By limiting the discards of quoted commercial species, the EU expects the fishing industry will invest in innovations that make their fishing more selective. The European Union expects that this landing obligation will ultimately lead to a more selective fishery, with less ecological impact, and better fish stocks. The idea behind this is that this translates into a profitable and healthy fishery in the longer term.

Exceptions

The current regulations include a number of exception rules for the landing obligation:

  • Fish subject to a fishing ban: It is forbidden to keep on board and land species that are not allowed to be fished according to European legislation. This concerns for example endangered shark and ray species. These species still have to be thrown overboard as quickly as possible and unharmed.
  • Fish with a high chance of survival: Species that are scientifically proven to have a high chance of survival in a particular fishery do not have to be landed.
  • 9% species flexibility: If the quota of a by-catch species is exceeded, the quantity of quota exceeded (maximum 9%) may be deducted from the quota of the target species. This only applies if the stocks of the by-catch species are within safe biological limits.
  • Fish for which a de minimis exemption applies: In the European discards plans for certain fisheries, it has been proven that it is difficult to achieve greater selectivity, or where disproportionately high costs are involved in the landings of undesirable species caught with a de minimis exemption. All catches under a de minimis exemption may be discarded to a certain maximum, but as soon as the exemption is exhausted, all catches must be retained on board and landed.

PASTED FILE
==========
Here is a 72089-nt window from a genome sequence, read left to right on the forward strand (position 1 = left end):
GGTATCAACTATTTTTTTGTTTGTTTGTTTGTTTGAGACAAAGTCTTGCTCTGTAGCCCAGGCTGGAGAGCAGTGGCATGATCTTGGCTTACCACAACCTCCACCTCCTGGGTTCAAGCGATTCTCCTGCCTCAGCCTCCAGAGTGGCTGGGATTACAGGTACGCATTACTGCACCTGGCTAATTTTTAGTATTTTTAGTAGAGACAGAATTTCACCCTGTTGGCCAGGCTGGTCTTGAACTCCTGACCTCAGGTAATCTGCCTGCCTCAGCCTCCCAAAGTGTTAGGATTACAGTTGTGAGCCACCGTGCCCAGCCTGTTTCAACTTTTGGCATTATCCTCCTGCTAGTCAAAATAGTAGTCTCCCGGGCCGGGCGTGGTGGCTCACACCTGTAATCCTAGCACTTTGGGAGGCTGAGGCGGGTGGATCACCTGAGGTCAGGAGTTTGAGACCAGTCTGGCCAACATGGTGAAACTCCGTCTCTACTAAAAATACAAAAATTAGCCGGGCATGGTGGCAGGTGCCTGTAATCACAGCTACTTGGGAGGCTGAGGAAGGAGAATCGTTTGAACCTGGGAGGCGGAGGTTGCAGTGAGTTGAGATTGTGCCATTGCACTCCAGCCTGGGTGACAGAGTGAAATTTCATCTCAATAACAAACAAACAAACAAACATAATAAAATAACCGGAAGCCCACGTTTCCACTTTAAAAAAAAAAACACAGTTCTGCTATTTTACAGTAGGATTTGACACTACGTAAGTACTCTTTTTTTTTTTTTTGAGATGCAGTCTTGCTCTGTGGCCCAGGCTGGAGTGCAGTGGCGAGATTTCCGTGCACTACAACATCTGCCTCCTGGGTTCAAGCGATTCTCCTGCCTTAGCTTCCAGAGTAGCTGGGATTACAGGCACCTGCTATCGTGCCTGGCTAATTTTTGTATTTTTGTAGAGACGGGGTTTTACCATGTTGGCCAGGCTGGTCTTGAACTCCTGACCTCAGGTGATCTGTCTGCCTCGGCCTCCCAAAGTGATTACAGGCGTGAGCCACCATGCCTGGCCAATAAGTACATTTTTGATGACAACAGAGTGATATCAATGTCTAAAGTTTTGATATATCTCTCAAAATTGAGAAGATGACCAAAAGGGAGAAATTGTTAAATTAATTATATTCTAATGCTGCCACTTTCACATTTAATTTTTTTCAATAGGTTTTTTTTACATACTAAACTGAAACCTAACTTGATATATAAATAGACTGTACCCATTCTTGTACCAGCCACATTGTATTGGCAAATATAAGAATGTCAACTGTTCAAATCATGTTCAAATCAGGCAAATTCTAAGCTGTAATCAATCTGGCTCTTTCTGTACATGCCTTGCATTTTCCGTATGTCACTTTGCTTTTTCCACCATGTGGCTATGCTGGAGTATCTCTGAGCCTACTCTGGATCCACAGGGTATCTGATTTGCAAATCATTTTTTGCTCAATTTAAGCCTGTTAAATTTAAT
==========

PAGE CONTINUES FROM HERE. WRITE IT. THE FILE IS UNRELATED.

• Fish showing damage caused by predators: incidentally caught fish that have been eaten by e.g. seals, predatory fish or birds must be discarded.

Effects?

With the support of the European Fisheries Fund "Investing in sustainable fishing", the fishing sector is conducting research into the landing obligation. For example, research is being carried out into the chances of survival of undesirable bycatches of undersized plaice and sole, and how the chance of survival can be improved. Grid adaptations are also being tested to fish more selectively. As part of this research, the effects of the landing obligation on the fish stocks and the economic consequences for the sector are also examined. No funding is available for research into the effects of the landing obligation on the larger food web of the North Sea ecosystem.

Research into discards and the landing obligation

The EU expects fishermen to make much more use of their knowledge of discards and how to avoid them. By fishing differently with existing gear, by developing new fishing techniques and by fishing in other areas or at different times, discards can probably be partially avoided.

Wageningen Marine Research carries out ongoing research into discards on behalf of the Ministry of Economic Affairs. Discards have an effect on fish stocks and the ecosystem. Some stock assessments take the number of discards (plaice, flounder and cod, for example) in account. Thus research of catch compositions of the Dutch fleet is part of Wageningen Marine Research' work. The research is conducted at sea, on board of commercial fishing vessels.

Wageningen Marine Research traditionally collects its data via observers, Wageningen Marine Research' staff joining the crew of a fishing vessel taking samples of the catch and registering species, length and age compositions. In addition to the observers, since 2009 fishermen themselves have been taking samples of discards. Every week, 3-5 vessels monitor their catch and supply samples. The samples are processed and analysed by Wageningen Marine Research. This cooperation has provided a better overall picture of the temporal and spatial variation.

In addition, in view of the landing obligation, Wageningen Marine Research (together with Wageningen Economic Research) participates in a number of projects exploring the effects of this obligation in relation to management (setting quota), fishing practices (e.g. processing catches) and research (e.g. monitoring).

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Research on discards